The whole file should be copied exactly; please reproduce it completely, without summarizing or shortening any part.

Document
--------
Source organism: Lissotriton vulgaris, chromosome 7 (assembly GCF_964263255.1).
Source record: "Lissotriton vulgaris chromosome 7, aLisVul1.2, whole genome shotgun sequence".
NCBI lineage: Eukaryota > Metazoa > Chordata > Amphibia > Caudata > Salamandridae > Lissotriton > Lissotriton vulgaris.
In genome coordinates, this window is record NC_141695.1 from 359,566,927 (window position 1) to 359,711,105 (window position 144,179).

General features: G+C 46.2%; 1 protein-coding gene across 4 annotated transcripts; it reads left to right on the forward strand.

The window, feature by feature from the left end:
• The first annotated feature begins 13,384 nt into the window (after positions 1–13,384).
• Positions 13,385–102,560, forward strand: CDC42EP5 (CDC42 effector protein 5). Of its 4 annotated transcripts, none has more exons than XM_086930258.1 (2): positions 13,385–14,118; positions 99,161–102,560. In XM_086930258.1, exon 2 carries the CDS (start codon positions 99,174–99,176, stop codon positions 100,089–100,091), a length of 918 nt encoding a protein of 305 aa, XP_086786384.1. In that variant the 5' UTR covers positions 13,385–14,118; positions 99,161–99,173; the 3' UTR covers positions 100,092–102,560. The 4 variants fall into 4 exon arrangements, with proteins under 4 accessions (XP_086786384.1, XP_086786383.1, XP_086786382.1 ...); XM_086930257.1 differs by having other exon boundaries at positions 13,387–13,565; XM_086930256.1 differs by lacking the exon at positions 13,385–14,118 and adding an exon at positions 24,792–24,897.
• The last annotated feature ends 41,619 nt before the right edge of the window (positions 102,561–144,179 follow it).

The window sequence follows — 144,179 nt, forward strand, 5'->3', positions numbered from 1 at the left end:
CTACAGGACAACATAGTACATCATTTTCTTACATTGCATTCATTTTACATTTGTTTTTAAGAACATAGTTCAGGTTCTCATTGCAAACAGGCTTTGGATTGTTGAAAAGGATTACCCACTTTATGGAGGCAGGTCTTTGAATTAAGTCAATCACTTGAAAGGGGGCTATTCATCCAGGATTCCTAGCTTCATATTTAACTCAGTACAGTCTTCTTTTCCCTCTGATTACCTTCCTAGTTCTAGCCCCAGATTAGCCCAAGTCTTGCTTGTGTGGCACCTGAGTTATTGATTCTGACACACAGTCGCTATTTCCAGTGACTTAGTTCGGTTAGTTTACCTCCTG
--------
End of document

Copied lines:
Source organism: Lissotriton vulgaris, chromosome 7 (assembly GCF_964263255.1).
Source record: "Lissotriton vulgaris chromosome 7, aLisVul1.2, whole genome shotgun sequence".
NCBI lineage: Eukaryota > Metazoa > Chordata > Amphibia > Caudata > Salamandridae > Lissotriton > Lissotriton vulgaris.
In genome coordinates, this window is record NC_141695.1 from 359,566,927 (window position 1) to 359,711,105 (window position 144,179).

General features: G+C 46.2%; 1 protein-coding gene across 4 annotated transcripts; it reads left to right on the forward strand.

The window, feature by feature from the left end:
• The first annotated feature begins 13,384 nt into the window (after positions 1–13,384).
• Positions 13,385–102,560, forward strand: CDC42EP5 (CDC42 effector protein 5). Of its 4 annotated transcripts, none has more exons than XM_086930258.1 (2): positions 13,385–14,118; positions 99,161–102,560. In XM_086930258.1, exon 2 carries the CDS (start codon positions 99,174–99,176, stop codon positions 100,089–100,091), a length of 918 nt encoding a protein of 305 aa, XP_086786384.1. In that variant the 5' UTR covers positions 13,385–14,118; positions 99,161–99,173; the 3' UTR covers positions 100,092–102,560. The 4 variants fall into 4 exon arrangements, with proteins under 4 accessions (XP_086786384.1, XP_086786383.1, XP_086786382.1 ...); XM_086930257.1 differs by having other exon boundaries at positions 13,387–13,565; XM_086930256.1 differs by lacking the exon at positions 13,385–14,118 and adding an exon at positions 24,792–24,897.
• The last annotated feature ends 41,619 nt before the right edge of the window (positions 102,561–144,179 follow it).

The window sequence follows — 144,179 nt, forward strand, 5'->3', positions numbered from 1 at the left end:
CTACAGGACAACATAGTACATCATTTTCTTACATTGCATTCATTTTACATTTGTTTTTAAGAACATAGTTCAGGTTCTCATTGCAAACAGGCTTTGGATTGTTGAAAAGGATTACCCACTTTATGGAGGCAGGTCTTTGAATTAAGTCAATCACTTGAAAGGGGGCTATTCATCCAGGATTCCTAGCTTCATATTTAACTCAGTACAGTCTTCTTTTCCCTCTGATTACCTTCCTAGTTCTAGCCCCAGATTAGCCCAAGTCTTGCTTGTGTGGCACCTGAGTTATTGATTCTGACACACAGTCGCTATTTCCAGTGACTTAGTTCGGTTAGTTTACCTCCTG